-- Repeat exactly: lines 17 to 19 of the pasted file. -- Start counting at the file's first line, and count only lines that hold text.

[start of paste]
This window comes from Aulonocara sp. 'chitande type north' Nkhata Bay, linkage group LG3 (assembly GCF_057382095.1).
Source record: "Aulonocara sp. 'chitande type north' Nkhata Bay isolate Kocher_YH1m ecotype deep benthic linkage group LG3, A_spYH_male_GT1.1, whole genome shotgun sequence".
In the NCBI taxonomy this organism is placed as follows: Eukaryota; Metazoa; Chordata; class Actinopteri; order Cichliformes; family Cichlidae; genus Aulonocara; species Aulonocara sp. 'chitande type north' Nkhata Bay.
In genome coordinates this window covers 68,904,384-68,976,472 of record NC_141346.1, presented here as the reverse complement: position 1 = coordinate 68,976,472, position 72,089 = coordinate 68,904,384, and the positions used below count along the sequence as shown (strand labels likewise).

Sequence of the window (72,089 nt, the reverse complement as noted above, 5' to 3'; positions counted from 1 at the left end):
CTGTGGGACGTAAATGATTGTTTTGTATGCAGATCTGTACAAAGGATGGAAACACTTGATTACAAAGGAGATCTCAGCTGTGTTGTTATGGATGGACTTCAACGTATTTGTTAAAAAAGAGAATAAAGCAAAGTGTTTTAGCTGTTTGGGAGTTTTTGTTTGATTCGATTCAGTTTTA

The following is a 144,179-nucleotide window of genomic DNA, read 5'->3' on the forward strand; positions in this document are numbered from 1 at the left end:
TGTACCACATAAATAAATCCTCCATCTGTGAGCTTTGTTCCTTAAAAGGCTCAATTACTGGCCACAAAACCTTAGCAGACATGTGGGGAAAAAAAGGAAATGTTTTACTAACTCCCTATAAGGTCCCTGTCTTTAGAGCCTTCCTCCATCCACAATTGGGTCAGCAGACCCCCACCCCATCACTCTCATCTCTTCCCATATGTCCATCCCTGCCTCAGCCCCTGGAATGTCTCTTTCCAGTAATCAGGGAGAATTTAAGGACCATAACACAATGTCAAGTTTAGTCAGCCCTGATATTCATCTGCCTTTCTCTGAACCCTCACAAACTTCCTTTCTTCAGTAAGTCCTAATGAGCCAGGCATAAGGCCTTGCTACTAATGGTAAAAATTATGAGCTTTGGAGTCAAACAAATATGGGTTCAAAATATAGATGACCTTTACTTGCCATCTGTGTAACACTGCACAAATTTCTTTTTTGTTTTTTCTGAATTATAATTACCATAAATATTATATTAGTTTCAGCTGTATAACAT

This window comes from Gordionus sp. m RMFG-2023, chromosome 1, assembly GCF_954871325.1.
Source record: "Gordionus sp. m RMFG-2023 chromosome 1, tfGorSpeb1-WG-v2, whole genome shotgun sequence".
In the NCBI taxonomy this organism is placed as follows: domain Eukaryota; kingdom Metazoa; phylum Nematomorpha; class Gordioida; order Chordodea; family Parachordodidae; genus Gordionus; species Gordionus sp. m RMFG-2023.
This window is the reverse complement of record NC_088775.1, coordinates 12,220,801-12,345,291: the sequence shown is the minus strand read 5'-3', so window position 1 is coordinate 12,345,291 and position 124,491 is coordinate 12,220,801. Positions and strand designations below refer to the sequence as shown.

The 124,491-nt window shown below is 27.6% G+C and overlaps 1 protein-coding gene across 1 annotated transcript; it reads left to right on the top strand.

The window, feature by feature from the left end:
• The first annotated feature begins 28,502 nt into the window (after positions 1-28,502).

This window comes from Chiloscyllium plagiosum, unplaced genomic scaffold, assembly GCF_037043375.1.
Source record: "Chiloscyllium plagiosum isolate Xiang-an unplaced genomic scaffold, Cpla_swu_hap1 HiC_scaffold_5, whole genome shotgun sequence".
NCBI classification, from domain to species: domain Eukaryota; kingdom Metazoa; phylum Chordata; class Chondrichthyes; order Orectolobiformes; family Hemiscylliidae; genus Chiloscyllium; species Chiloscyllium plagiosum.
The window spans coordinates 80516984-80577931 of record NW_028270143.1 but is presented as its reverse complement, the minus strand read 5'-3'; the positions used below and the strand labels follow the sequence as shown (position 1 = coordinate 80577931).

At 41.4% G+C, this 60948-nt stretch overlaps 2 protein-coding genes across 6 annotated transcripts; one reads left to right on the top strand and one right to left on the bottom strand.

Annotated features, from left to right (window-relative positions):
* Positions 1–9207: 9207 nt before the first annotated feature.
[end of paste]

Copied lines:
Source record: "Chiloscyllium plagiosum isolate Xiang-an unplaced genomic scaffold, Cpla_swu_hap1 HiC_scaffold_5, whole genome shotgun sequence".
NCBI classification, from domain to species: domain Eukaryota; kingdom Metazoa; phylum Chordata; class Chondrichthyes; order Orectolobiformes; family Hemiscylliidae; genus Chiloscyllium; species Chiloscyllium plagiosum.
The window spans coordinates 80516984-80577931 of record NW_028270143.1 but is presented as its reverse complement, the minus strand read 5'-3'; the positions used below and the strand labels follow the sequence as shown (position 1 = coordinate 80577931).